About the Gypsy and Traveller community
The Gypsy and Traveller community are people who are dedicated to living a travelling existence, or who come from a travelling background. This page explains more about who the Gypsy and Traveller community are and provides an overview of accommodation-related issues affecting them.
Where Gypsy and Traveller communities live
Although Gypsy and Traveller communities see travelling as part of their identity, they can choose to live in different ways:
Some Gypsy and Traveller people are permanently 'on the road', moving regularly around the country from site to site
Others live permanently in caravans or mobile homes, on sites provided by the council, or on private sites
Some Gypsy and Traveller communities live in settled accommodation during winter or school term-time and then travel during the summer
Others may be settled altogether in 'bricks and mortar' housing
When on the road, they may stay in:
sites provided by local councils
privately owned sites run by Gypsies/Travellers or holiday caravan sites
unauthorised sites on unused land
Issues Gypsy and Traveller communities face
The traditional travelling way of life is threatened by a shortage of suitable campsites and stopping areas. In Scotland, there are currently no official 'transit' sites where Gypsy and Traveller people can stop over while travelling, while many council-run sites are situated in bad locations, often due to historic reasons and travelling patterns, with inadequate facilities and limited access to services. This means that Gypsy and Traveller communities are often forced to stop in unauthorised areas, which can lead to problems and confrontations with local communities.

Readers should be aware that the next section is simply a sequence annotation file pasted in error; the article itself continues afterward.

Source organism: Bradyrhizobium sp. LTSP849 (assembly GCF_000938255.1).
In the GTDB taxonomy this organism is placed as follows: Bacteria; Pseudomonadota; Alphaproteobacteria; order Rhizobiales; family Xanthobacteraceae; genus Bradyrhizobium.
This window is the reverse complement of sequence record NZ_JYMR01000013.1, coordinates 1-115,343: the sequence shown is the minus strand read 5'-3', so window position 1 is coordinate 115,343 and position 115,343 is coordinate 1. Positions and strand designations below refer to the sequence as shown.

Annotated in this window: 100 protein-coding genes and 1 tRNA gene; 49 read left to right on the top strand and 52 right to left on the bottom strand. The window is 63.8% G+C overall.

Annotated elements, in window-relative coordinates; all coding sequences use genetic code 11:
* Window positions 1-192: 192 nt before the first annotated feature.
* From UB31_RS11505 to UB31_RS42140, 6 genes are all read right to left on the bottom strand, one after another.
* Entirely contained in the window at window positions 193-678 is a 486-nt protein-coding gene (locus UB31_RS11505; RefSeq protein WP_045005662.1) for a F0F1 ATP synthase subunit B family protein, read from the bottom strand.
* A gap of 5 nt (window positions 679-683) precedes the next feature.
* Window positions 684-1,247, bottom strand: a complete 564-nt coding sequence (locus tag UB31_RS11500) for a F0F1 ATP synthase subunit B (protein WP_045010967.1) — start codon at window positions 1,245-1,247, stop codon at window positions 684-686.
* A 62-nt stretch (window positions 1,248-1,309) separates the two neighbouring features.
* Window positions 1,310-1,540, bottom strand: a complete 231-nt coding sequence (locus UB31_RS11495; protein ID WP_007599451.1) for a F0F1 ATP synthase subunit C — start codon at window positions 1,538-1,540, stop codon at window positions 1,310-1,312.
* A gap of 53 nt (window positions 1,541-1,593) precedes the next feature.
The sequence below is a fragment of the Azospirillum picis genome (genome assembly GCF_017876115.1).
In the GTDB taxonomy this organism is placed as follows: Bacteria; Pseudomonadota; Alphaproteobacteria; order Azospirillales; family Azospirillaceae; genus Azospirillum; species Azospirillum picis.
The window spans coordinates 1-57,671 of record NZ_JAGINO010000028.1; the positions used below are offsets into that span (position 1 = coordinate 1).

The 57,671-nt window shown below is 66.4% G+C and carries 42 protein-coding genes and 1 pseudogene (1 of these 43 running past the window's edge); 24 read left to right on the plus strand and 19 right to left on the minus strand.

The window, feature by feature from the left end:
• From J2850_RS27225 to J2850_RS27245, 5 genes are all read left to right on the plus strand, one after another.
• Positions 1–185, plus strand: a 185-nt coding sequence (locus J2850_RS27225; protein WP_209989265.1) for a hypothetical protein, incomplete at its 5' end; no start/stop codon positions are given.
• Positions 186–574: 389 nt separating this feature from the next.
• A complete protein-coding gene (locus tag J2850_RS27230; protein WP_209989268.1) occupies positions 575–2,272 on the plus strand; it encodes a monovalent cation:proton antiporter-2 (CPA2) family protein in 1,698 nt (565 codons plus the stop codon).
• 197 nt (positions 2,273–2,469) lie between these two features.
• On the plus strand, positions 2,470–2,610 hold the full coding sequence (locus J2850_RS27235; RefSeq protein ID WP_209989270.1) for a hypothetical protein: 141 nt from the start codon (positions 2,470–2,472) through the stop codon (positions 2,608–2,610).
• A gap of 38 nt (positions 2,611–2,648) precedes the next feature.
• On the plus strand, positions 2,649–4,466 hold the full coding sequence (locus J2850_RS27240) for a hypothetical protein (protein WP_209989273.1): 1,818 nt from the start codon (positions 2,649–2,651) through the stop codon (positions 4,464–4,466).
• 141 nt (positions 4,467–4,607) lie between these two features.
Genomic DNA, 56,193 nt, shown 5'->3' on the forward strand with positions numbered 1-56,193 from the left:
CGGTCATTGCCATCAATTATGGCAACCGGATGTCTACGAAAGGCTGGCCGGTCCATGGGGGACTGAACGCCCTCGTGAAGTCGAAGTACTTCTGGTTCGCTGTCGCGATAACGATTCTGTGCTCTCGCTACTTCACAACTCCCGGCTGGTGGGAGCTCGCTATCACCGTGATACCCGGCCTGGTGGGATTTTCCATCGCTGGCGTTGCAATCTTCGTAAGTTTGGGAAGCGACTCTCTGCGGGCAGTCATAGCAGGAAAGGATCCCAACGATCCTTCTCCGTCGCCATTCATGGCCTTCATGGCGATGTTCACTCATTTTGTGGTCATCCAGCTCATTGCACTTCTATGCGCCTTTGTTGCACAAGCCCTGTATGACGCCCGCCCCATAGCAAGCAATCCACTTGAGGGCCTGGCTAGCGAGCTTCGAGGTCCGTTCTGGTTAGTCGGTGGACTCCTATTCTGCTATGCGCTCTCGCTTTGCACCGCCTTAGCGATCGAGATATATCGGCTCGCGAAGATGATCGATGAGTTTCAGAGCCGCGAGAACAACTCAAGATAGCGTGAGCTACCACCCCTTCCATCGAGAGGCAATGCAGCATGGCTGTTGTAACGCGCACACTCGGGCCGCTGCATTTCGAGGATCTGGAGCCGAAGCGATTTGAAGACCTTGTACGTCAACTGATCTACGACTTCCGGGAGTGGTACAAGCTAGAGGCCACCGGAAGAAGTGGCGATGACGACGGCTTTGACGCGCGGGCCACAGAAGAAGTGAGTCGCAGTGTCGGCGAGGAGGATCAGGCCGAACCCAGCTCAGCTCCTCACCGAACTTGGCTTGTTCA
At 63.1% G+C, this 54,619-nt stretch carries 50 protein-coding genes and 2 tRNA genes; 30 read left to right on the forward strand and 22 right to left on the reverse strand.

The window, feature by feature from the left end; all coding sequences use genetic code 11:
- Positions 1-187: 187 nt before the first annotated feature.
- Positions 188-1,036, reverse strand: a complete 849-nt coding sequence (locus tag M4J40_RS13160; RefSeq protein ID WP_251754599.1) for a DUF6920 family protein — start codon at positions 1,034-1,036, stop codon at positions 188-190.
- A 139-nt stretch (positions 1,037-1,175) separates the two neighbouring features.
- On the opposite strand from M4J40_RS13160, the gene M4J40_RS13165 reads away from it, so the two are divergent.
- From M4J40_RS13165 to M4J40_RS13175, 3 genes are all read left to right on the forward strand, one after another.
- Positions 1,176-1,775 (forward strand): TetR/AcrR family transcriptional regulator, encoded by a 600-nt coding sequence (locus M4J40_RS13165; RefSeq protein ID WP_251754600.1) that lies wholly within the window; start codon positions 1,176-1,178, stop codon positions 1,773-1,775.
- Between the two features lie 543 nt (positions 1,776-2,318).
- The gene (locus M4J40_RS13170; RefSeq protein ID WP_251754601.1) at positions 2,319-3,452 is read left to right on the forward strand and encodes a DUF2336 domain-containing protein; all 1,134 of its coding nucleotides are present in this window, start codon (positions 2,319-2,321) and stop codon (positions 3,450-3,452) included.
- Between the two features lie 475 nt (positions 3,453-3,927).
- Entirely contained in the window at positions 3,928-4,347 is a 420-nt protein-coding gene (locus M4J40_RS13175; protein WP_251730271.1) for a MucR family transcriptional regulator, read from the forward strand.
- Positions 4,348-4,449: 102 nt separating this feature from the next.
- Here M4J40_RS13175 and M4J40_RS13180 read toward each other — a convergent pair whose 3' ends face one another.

Laws that protect tenants in settled housing often don't apply to Gypsy and Traveller communities living on sites, which means that often they can be moved on fairly easily. The section on eviction and rights of Gypsy and Traveller people explains more.
Discrimination and harassment
Unfortunately, many people are prejudiced against the Gypsy and Traveller community and their way of life. As a result, travelling people are likely to face a great deal of discrimination and harassment. The page on discrimination against Gypsy and Traveller communities looks at ways of combating this.
Help improve rights for Gypsy and Traveller communities
Working with the council
Councils should involve members of the Gypsy and Traveller community when drawing up plans and strategies. They may do this by:
putting a poster up on your site notice board, inviting Gypsy and Traveller people to a meeting
working with liaison organisations or other voluntary agencies to recruit representatives
consulting the site's residents' association, if there is one
Campaigning to end discrimination
Organisations such as Friends, Families and Travellers campaign to change the law in the UK and Scotland and improve the rights of the Gyspy and Traveller community.
Last updated: 29 December 2014